Web Hosting, Part 1
You now have a domain name and are ready to put up your website to sell your product or provide that critical information. To do that, you need a web host so you can upload your website.
There are almost as many articles about web hosting as there are web hosts. So which information do you use to pick a web host? We’ll try to simplify it for you but keep in mind that there are many parts of web hosting not covered here.
For those who may be a little less technically inclined, here are some basic definitions:
A server is a large computer system that has a large amount of disk space. Some web hosts have multiple servers. There are specific types of servers used for eCommerce, gaming, music, etc.
A web host is someone who sells a certain amount of space on their server and provides a range of services.
Web hosting applications are those computer programs that are included on the server and may be available for you to use depending on the plan you pay for.
A web hosting plan is a combination of services bundled into one product for you to pay for and use. It is similar to buying a car with different options you can choose to include.
A web host account is simply an account that shows what you get on your plan when you pay for it. You get a unique ID and password to get access to your account and sometimes the files on the server.
Bandwidth is the amount of information you can pass through a connection, like uploading (new music for website visitors), downloading (visitors downloading your music), or running a file (a visitor looking at a website page). Web hosts sell, based upon anticipated usage, as Gigabytes (GB) per month allocated to your plan. (We’ll cover this in a little more detail in Web Hosting, Part II).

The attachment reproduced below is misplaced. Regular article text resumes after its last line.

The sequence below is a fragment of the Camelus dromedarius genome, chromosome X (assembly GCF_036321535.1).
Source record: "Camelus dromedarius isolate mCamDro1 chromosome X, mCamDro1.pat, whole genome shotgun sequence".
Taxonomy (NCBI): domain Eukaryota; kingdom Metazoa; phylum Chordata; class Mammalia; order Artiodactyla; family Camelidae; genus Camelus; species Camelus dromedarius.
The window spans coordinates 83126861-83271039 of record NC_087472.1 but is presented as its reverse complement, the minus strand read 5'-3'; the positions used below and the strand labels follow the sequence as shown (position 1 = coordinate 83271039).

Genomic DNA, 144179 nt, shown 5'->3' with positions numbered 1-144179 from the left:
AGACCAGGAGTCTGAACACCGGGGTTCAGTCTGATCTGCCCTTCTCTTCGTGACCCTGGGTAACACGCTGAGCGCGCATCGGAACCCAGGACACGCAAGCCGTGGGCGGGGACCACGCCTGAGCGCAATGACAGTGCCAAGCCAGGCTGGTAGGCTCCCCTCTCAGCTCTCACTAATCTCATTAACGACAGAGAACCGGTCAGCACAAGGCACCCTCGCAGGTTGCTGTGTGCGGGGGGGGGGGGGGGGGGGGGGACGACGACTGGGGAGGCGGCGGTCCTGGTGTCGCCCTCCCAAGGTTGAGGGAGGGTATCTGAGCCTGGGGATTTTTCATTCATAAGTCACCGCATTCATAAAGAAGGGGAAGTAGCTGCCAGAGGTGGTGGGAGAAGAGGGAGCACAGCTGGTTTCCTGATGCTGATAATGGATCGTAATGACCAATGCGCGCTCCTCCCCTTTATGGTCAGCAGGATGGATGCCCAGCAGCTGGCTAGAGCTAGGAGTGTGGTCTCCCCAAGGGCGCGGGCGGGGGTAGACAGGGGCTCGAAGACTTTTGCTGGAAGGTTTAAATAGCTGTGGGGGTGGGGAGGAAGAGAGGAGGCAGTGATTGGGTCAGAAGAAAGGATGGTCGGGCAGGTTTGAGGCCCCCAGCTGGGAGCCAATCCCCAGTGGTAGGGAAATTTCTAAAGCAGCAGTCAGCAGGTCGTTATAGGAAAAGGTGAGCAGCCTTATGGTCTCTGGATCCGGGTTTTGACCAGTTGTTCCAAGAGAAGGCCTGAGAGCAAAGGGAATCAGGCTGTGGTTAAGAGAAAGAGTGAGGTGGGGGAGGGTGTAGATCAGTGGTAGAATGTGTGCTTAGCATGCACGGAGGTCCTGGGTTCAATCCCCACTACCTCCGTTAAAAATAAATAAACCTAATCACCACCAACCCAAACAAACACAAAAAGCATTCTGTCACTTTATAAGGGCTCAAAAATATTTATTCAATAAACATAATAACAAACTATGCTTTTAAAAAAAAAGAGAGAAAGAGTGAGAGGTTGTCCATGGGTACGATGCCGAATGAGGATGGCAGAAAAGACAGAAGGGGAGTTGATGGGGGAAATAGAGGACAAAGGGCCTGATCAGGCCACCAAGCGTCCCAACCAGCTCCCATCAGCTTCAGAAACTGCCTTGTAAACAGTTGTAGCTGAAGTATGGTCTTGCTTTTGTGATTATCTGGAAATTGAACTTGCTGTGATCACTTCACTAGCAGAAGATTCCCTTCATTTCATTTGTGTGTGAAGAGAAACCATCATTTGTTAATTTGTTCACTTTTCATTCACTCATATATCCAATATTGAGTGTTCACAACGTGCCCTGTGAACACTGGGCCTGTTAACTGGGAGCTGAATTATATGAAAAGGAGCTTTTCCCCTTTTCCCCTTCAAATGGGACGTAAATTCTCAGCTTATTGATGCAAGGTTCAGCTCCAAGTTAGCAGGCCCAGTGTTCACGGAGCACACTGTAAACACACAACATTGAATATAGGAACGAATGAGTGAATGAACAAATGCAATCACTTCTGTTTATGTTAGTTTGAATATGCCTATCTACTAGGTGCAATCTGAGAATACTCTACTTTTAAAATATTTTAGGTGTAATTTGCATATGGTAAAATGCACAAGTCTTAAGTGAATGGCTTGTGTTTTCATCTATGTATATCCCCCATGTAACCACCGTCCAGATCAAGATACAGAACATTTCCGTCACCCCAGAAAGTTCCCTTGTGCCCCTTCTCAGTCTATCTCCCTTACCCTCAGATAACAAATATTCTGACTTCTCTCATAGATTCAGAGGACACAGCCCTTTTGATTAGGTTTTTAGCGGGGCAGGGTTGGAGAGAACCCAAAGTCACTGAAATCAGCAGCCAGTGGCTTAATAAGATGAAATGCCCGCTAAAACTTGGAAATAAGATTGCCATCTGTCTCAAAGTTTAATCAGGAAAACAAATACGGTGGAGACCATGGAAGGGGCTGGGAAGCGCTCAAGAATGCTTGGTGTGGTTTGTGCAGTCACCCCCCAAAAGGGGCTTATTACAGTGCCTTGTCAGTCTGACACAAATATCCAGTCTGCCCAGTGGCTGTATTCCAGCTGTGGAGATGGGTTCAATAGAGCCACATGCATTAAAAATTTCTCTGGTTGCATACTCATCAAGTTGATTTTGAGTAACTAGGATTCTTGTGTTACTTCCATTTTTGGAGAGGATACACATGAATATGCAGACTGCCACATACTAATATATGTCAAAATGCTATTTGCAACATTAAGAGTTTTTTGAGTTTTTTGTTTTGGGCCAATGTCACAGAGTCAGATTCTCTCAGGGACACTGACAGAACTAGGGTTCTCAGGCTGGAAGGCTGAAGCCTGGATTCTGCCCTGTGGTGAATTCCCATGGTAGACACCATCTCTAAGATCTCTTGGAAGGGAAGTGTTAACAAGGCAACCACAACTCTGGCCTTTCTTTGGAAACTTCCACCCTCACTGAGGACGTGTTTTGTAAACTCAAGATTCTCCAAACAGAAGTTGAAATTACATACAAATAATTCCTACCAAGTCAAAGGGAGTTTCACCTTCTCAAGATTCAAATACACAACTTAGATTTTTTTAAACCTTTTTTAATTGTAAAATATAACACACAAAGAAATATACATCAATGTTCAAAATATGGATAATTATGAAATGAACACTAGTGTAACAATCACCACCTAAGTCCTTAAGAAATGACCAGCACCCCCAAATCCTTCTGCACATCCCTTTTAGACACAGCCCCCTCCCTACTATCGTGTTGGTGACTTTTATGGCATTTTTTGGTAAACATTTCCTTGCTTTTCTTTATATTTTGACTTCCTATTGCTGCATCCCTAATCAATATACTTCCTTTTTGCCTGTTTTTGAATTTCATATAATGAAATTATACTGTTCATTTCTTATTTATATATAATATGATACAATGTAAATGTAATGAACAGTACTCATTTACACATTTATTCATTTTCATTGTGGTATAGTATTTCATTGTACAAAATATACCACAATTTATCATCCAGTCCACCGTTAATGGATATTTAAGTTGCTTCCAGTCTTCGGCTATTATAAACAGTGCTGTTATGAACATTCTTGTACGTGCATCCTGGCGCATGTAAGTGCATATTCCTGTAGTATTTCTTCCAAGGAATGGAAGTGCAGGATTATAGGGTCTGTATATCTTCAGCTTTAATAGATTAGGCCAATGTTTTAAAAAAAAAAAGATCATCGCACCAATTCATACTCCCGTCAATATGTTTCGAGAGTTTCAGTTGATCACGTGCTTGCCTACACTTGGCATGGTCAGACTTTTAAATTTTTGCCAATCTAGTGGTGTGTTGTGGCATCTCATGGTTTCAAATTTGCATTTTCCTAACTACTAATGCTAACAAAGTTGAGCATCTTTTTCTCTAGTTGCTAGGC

Types of Web Hosts
Some web hosts are run by a person or companies that own their own server. They sell space on their hard drive to those who want to load up their website or blogging files. In the general terms, this is called “shared” web hosting. That means more than one website is loaded onto that web host’s disk drive.
Other web hosts are actually resellers. This means that the “web host” is selling space on someone else’s server. For example, the reseller is located in one State and the servers are physically located in a different State and owned by a different company. When they sell the space, they get a commission for each customer from the actual server owner. So when there is a problem, you may not be able to get it resolved with the person or company that you paid for your web-hosting plan. Based on experience, you will be very lucky if you go without having any problems, even with the most technically proficient web host.
Customer / Technical Support
Customer and technical support is important in determining which web host you are going to use. If you are running a website for your business, a technical problem with your website may cause you to lose customers. If you are not sure about your website account, getting customer service to explain in plain language about a change to your account is always most helpful.
Some web hosts have elaborate systems set up to handle technical and customer service issues. Some even include a good “help” system as well. At the other end of the spectrum, technical support and/or customer service consists of filling out an online form, usually a “support ticket”, sending it by email, and then waiting for an answer. There are many web hosts in between.
Web Host Plans
There are general, business, eCommerce and personal plans. Mostly, business and eCommerce plans will include a shopping cart application with higher bandwidth and disk space although you will pay a higher price for these. Virtually all plans include email, although the number of email accounts included in the plans may vary.
If you decide later that you need to add a specific application, it may cost you additional to add to the plan you initially pay for. In some cases, you may have to pay, even if you add the application yourself to your website. Depending upon the application, you might need to pay for an upgrade to increase disk space and bandwidth.
That covers just some basic elements of web hosting. In the next segment, we will cover some additional details about web hosting.